Megan Cooper enjoys a thought-provoking production about voluntourism, Tourists, at the Durham Drama Festival.
Out of the hectic atmosphere created by the vignettes, disordered conversations and projected buzz phrases, an intricately thought out and constructed piece of theatre emerges as the first play of DDF’s General Programme 2, held in the Assembly Rooms.
Written, directed, and sound-designed by Elliot Ancona, Tourists is an interesting and thought-provoking meditation on a decidedly Durham topic: voluntourism. Here, a light (torch light rather than searchlight) is shone onto the worthy anecdotal remnants of volunteering gap years. Apparent do-gooder Allie (Gayaneh Vlieghe) is our protagonist; our alignment with her is a facet of the play’s (mostly self-aware) embodiment of the hypocrisies of the enterprise. A tonally perfect scene near the opening exemplifies this, as Oscar (Freddie Parsons) reels off the project’s orientation speech to Allie, to the amusement of both. Content and form are continually at odds for a girl finding her place in the world, through volunteering in a part of it that is losing itself.
This tension between personal story and the horrifying immensity of war is handled incredibly well in a combination of understated, tender acting, and highly stylised tech and blocking. An inescapable and ambiguous dread permeates, always just beyond the fragile safety Allie seeks in connections to the people around her; a quiet moment between Allie and war refugee Dee (Jack Firoozan) is interrupted by a phone call warning her of impending police raids. Vague allusions to the ‘red zone’, the ‘border’, and the ‘apocalypse’ keep the audience at a distance from the danger, just as Allie’s position as ‘just a volunteer’ does. However, there’s always a sound, a change in the lighting, or a projected visual, to remind us of the encroachment of the outside, in, as the story advances with grim inevitability.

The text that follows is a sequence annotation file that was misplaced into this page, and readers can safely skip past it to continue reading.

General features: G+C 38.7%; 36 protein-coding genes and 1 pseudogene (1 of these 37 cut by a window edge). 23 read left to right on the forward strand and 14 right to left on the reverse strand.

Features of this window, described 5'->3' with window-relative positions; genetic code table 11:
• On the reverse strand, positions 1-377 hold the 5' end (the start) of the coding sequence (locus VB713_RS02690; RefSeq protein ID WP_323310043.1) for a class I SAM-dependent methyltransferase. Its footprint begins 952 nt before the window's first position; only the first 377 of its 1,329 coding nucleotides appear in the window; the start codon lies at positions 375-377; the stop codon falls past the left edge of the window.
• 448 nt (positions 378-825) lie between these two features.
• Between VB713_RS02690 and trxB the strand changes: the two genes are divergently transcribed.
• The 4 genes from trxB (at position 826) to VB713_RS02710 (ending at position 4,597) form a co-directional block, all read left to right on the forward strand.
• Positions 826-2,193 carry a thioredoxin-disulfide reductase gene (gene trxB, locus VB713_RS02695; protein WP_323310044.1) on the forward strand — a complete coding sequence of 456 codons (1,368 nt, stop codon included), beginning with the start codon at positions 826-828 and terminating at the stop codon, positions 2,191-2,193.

The scenes in Dee’s tent tend towards the twee, and often fall back on cliched dialogue and tried and tested relationship progression and stumbles. His home provides a unique shelter for Allie in more than one way. The constancy of Dee in the darkness throughout the play undercuts Allie’s romantic comedy experiences however, indicating the narrowness of what Allie is able to experience and understand. Indeed the scenes do provide laughs, and are rewarding on that level, especially with Firoozan’s endearing awkwardness, but there is a potential to see this as a dalliance with the self-congratulatory; Dee exists as a mere function for a privileged person’s awakening. But the accumulative atmosphere and structure of the play in its entirety creates a more nuanced and complex critique of those in similar positions to Allie, bringing us back from the brink of self-indulgency by taking us to another.
Vlieghe is a greatly likeable and natural actress, sweeping us along in her story from the get-go. She remains gripping to watch, and never allows Allie to be just one thing. The border scene is a particular standout and an ultimate example of using tech and acting to the benefit of both. With Ancona taking on such vital roles within the production, his vision is realised to a high standard, in a focused and driven play.
Tourists is part of General Programme 2 at the Durham Drama Festival, playing in the Assembly Rooms Theatre.